whatever happened to the Emergency Broadcast System? Why was not every TV and Radio broadcast interrupted with the warning?

 Good question, but don't forget that only works if you have the tv or radio on.  Public safety needs to be a multi-pronged approach.


joan_crystal
mikescott said:
  
  Most mobile phones (not just smart phones) can receive text messages and almost everyone has a mobile phone including most seniors.   





 Text messages would only be effective if the recipient saw them in time.  My experience has been that seniors in general are not as attached to their cell phones as the general population - especially if that phone is a flip.  They are likely to power off the phone when not in active use, leave the phone on the charger or in another room, and/or turn off the volume associated with an incoming text message.  Some even have the texting function disabled on their phone.  Having a cell phone is not enough.  Everyone would have to have their cell phone powered on and in earshot 24/7 for text messaging to be the primary method of receiving emergency alerts.  For this population, being able to receive emergency alerts on their land line via reverse 911 or similar might make more sense, especially during hours when they are apt to be at home.


mikescott

Sirens are used for bomb warnings, school closings, volunteer fire depts, etc.  So if people can be educated to what the sirens mean then fine to use in addition.  But no question they are not as effective as a text message.  

 I would  use text messages as the primary method since they are the most effective way to reach the largest number of people.  Every method will fall short of reaching 100% of the population.  Text messages come closest with the ability to reach 277 million people over age 12.over 50% of people  over 55 have a smart phone  (number that have a mobile phone is significantly higher.  

I still think the county should be responsible for getting the word out.  

And to the snappy response about using sirens in the midwest, sirens would be more effective in rural areas (fewer hills and buildings, no competing train horns, etc).  plus many towns in rural areas have volunteer fire departments where sirens used to be the primary method to alert the volunteers.  Most use text messages today.  



Robert_Casotto

I’d suggest also a Town Crier.   The handbell and costuming cost would be minimal.  Could offer full bennies and steady work.  Just need someone with ample free time and who doesnt get bored easily. I know one guy who fits the bill...


bella
mikescott said:
Sirens are used for bomb warnings, school closings, volunteer fire depts, etc.  So if people can be educated to what the sirens mean then fine to use in addition.  But no question they are not as effective as a text message.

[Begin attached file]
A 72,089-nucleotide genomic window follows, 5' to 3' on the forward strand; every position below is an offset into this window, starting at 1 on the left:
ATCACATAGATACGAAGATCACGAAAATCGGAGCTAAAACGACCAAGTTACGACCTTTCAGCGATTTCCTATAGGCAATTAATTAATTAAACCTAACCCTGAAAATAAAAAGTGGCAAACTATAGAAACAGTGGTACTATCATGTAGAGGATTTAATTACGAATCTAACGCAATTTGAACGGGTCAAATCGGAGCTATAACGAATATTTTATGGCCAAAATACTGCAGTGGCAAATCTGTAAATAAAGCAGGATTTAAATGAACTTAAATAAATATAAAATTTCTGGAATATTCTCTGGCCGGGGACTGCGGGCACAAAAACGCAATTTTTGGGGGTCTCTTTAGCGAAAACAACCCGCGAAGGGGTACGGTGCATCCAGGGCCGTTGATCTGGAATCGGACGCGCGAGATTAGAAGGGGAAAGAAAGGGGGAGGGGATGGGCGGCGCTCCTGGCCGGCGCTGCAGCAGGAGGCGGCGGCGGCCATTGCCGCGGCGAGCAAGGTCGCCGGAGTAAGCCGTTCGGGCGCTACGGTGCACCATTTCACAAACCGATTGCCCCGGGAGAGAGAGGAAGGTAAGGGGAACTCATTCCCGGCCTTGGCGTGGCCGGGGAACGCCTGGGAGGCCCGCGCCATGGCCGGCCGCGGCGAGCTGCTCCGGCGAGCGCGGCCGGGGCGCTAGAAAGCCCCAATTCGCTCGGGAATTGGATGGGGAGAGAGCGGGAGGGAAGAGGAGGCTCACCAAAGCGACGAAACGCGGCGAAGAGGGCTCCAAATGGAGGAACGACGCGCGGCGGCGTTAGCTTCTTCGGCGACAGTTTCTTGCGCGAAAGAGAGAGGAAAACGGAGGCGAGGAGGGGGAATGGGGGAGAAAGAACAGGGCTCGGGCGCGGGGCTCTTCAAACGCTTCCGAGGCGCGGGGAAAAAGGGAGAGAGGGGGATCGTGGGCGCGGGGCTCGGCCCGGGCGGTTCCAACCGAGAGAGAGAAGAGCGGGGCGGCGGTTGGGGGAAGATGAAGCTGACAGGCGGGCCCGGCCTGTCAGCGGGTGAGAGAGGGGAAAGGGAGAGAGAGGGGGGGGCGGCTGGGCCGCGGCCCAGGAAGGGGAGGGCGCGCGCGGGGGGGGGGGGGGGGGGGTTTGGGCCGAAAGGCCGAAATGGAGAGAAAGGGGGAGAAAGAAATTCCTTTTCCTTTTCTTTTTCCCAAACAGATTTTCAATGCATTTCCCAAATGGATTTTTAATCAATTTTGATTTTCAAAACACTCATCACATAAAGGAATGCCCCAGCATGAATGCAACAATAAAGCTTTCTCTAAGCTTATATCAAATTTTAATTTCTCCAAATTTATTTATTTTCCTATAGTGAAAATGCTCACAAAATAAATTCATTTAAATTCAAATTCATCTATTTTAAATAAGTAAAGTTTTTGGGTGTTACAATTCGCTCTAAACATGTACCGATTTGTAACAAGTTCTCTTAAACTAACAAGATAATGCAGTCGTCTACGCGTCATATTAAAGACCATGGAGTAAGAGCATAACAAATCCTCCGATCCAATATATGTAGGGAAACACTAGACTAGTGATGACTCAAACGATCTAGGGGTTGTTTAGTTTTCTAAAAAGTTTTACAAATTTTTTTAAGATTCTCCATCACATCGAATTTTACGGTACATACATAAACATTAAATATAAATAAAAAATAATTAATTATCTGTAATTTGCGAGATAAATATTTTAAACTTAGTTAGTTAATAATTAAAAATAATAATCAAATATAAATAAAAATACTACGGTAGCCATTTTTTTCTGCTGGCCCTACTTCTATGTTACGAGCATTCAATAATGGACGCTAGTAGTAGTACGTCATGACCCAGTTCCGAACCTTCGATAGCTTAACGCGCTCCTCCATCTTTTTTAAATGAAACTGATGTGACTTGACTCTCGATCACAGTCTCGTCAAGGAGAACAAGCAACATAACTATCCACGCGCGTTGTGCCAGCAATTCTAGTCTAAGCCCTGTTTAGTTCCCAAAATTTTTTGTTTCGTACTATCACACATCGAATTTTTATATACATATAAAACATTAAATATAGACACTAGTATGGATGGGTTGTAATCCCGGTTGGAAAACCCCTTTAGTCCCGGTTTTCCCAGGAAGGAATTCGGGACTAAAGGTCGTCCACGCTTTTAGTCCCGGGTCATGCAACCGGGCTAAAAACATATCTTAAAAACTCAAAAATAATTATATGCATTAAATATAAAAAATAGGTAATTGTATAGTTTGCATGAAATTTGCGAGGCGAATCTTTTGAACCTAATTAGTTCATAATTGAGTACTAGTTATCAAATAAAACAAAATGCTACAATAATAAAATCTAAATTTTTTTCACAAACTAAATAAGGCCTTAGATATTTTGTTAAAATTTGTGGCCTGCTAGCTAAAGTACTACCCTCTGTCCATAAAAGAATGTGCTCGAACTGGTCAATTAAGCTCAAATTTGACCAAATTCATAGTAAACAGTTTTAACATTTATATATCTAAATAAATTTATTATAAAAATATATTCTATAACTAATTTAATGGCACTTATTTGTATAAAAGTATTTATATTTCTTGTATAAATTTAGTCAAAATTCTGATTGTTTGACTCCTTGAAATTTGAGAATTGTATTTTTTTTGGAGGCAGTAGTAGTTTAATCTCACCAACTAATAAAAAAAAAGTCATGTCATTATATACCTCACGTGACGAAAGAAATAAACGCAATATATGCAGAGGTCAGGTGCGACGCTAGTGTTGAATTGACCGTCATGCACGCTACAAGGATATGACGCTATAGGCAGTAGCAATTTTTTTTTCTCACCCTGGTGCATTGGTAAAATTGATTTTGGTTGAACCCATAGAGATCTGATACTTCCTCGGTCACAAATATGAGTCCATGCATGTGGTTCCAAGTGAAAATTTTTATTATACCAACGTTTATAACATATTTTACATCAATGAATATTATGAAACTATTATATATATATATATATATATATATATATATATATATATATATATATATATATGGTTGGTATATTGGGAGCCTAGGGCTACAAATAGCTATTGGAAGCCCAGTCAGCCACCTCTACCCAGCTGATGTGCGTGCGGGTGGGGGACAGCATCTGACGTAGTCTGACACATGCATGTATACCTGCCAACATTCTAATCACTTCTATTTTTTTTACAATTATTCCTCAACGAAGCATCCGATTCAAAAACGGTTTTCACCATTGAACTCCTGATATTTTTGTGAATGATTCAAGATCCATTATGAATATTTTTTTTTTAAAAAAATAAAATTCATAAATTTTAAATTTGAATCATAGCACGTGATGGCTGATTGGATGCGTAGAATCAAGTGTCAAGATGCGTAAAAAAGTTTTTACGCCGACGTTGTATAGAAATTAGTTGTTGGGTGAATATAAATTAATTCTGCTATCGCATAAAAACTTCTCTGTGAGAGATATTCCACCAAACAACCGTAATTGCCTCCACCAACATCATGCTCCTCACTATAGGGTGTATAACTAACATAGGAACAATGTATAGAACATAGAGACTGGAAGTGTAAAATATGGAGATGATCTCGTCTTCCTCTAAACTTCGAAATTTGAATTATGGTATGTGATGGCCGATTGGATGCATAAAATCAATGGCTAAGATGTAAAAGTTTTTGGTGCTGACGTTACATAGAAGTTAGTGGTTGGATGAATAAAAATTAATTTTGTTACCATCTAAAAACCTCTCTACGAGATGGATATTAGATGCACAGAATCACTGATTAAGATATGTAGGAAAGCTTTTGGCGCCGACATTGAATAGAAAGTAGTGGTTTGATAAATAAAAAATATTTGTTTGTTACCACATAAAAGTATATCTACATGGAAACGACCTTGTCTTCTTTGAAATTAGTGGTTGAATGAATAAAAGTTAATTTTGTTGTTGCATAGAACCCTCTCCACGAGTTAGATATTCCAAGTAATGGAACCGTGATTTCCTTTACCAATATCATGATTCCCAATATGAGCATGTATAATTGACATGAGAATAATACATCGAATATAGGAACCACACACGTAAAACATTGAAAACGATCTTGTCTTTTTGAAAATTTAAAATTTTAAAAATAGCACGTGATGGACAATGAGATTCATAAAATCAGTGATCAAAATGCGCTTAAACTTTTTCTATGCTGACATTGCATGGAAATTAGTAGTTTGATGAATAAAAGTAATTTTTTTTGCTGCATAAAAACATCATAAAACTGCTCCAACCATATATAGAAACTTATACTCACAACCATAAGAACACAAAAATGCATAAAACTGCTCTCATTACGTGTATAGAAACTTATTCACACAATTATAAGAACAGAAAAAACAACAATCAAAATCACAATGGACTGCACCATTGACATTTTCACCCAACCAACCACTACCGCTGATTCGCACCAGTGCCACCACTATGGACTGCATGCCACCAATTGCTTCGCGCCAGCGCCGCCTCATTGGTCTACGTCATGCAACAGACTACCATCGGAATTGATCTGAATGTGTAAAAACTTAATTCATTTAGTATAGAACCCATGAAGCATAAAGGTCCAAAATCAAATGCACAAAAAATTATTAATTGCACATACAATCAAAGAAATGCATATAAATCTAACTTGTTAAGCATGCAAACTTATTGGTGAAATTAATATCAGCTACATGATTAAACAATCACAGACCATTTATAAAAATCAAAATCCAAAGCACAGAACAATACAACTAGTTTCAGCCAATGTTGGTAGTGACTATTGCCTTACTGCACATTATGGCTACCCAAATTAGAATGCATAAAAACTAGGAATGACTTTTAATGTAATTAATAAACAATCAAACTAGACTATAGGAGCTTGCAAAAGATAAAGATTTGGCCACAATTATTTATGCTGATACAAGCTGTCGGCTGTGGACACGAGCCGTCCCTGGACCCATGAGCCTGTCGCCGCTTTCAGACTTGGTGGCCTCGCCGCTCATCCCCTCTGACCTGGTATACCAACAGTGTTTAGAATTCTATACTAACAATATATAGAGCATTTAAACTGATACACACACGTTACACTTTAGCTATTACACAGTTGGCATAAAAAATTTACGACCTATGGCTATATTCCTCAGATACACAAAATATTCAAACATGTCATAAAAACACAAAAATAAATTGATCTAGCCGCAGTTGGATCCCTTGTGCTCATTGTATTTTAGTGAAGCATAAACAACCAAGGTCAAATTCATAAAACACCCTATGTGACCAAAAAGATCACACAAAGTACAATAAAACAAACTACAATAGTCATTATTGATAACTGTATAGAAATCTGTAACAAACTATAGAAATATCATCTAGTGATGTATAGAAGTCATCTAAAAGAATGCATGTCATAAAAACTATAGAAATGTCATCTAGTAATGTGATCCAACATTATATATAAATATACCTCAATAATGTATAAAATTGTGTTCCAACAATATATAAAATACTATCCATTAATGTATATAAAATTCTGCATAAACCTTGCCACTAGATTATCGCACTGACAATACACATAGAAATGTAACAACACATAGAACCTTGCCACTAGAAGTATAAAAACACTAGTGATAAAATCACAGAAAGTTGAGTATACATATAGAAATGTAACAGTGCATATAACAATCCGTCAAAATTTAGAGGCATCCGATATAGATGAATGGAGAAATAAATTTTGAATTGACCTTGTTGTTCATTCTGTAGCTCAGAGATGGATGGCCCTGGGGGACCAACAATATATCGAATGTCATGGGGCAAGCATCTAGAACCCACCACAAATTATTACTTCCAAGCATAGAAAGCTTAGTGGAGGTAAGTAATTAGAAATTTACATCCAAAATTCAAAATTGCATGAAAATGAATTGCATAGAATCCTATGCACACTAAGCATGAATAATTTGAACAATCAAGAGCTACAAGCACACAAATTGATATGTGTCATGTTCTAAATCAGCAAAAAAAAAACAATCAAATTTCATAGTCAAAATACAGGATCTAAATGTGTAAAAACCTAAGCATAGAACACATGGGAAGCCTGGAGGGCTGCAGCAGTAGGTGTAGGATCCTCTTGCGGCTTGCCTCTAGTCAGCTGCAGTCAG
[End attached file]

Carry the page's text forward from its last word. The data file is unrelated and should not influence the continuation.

I would  use text messages as the primary method since they are the most effective way to reach the largest number of people.  Every method will fall short of reaching 100% of the population.  Text messages come closest with the ability to reach 277 million people over age 12.over 50% of people  over 55 have a smart phone  (number that have a mobile phone is significantly higher.  
I still think the county should be responsible for getting the word out.  
And to the snappy response about using sirens in the midwest, sirens would be more effective in rural areas (fewer hills and buildings, no competing train horns, etc).  plus many towns in rural areas have volunteer fire departments where sirens used to be the primary method to alert the volunteers.  Most use text messages today.  

 Your point about every method falling short of reaching 100% of the population is why I think that we should use all methods available.

And I lived in a mid-western city, not a rural area, sirens were used for tornadoes (and per friends who still live there, they still are).

ETA: I did receive the Nixel text message last night, but it wasn't sent until after the warning had expired.  Modern technology is great, but only when it works.


drummerboy

Why don't we just copy what they do in the more tornado-prone areas? I assume they've figured this all out. I don't think we need to re-invent the wheel.


bella
drummerboy said:
Why don't we just copy what they do in the more tornado-prone areas? I assume they've figured this all out. I don't think we need to re-invent the wheel.

 Well, I can attest to the usage of sirens in Ohio...


ridski
Robert_Casotto said:
I’d suggest also a Town Crier.   The handbell and costuming cost would be minimal.  Could offer full bennies and steady work.  Just need someone with ample free time and who doesnt get bored easily. I know one guy who fits the bill...

 Ooh! Ooh! Is it me?